Supreme Court Rejects Appeal for Texas Voter ID Law

REUTERS/Yuri Gripas

Allison Thibault Contributor
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The U.S. Supreme Court declined to hear an appeal to revive the Republican-backed Texas voter ID requirements signed into law by Gov. Rick Perry in 2011.

Chief Justice Roberts explained the case was not taken up as litigation is continuing in the lower courts and the appeal may return at a later time.

The law has been challenged by civil rights groups, individual voters and the U.S. Justice Department under President Obama’s administration. The law was originally rejected under Section 5 of the Voting Rights Act (Section 5 required localities with a history of discrimination to obtain federal permission before changing voting procedures and was struck down in Shelby v. Holder in 2013), and was again blocked repeatedly after 2013 for discriminatory effects against Blacks and Hispanics.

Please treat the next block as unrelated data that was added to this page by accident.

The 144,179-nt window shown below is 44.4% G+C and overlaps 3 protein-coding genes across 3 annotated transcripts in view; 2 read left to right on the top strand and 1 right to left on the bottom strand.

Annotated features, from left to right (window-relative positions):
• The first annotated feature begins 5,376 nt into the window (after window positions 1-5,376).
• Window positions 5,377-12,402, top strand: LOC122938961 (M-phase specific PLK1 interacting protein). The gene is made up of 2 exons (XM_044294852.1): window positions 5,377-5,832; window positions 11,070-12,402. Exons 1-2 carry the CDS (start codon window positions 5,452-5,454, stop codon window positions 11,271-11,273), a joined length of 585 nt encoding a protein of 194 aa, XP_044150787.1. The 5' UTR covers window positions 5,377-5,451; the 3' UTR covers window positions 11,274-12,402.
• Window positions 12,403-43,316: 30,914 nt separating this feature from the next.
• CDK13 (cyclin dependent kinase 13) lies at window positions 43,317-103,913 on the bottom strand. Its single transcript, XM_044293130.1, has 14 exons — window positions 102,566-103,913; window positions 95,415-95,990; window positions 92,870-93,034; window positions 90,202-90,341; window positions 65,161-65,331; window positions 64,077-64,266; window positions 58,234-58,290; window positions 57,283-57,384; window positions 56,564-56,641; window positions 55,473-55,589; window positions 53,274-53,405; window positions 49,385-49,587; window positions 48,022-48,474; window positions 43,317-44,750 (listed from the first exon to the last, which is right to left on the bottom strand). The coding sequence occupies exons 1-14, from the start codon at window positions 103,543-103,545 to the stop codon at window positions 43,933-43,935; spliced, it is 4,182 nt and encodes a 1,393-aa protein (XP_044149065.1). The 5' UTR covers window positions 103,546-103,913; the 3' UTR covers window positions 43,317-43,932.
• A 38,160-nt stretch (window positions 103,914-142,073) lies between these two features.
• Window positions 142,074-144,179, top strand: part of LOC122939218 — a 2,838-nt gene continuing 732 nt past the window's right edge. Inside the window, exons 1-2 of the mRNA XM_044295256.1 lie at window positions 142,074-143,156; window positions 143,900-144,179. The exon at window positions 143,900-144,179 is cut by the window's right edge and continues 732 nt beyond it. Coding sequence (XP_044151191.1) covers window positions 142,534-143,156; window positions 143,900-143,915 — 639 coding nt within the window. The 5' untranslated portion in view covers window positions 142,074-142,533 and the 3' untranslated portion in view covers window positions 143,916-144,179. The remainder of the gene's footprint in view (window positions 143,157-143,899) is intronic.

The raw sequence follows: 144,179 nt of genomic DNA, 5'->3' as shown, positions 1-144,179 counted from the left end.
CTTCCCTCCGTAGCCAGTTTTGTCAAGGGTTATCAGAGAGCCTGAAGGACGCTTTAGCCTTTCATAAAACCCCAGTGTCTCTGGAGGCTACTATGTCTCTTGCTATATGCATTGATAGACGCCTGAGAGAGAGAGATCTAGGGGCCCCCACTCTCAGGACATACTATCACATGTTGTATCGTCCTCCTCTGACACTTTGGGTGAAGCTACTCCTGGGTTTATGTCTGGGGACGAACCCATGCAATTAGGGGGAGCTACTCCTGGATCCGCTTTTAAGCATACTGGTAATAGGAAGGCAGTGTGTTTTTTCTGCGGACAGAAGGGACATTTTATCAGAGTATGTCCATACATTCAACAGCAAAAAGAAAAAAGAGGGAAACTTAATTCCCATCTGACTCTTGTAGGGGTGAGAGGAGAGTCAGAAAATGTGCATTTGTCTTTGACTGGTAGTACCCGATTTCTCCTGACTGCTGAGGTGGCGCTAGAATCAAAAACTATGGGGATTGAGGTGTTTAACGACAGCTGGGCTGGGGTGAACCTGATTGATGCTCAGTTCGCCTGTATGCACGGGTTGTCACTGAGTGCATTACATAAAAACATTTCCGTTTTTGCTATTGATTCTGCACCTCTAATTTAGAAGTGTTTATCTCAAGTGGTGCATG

The 15-judge panel in the 5th U.S. Circuit Court of Appeals ruled 9-6 in July 2016 that the Texas law had a discriminatory effect, thus violating the Voting Rights Act. Challengers of the law assert that the law could leave 600,000 people unable to vote. J. Gerald Herbert of the Campaign Legal Center said in a statement that Texas ranks poorly in voter participation and should be working to ensure eligible voters are able to vote.

Regarded as one of the strictest voter ID laws, the law accepts seven forms of government issued photo IDs including: driver’s license, handgun license, military ID, and U.S. passport. Under the law, university IDs and welfare IDs are not acceptable.

Texas Attorney General Ken Paxton believes it is a commonsense voter ID law, necessary for integrity of elections in Texas. Paxton, disappointed the Supreme Court declined the case, stated Monday, “we will continue the fight.”

As of the Circuit Court of Appeals case in 2016 Texas had already spent $3.5 million defending the law.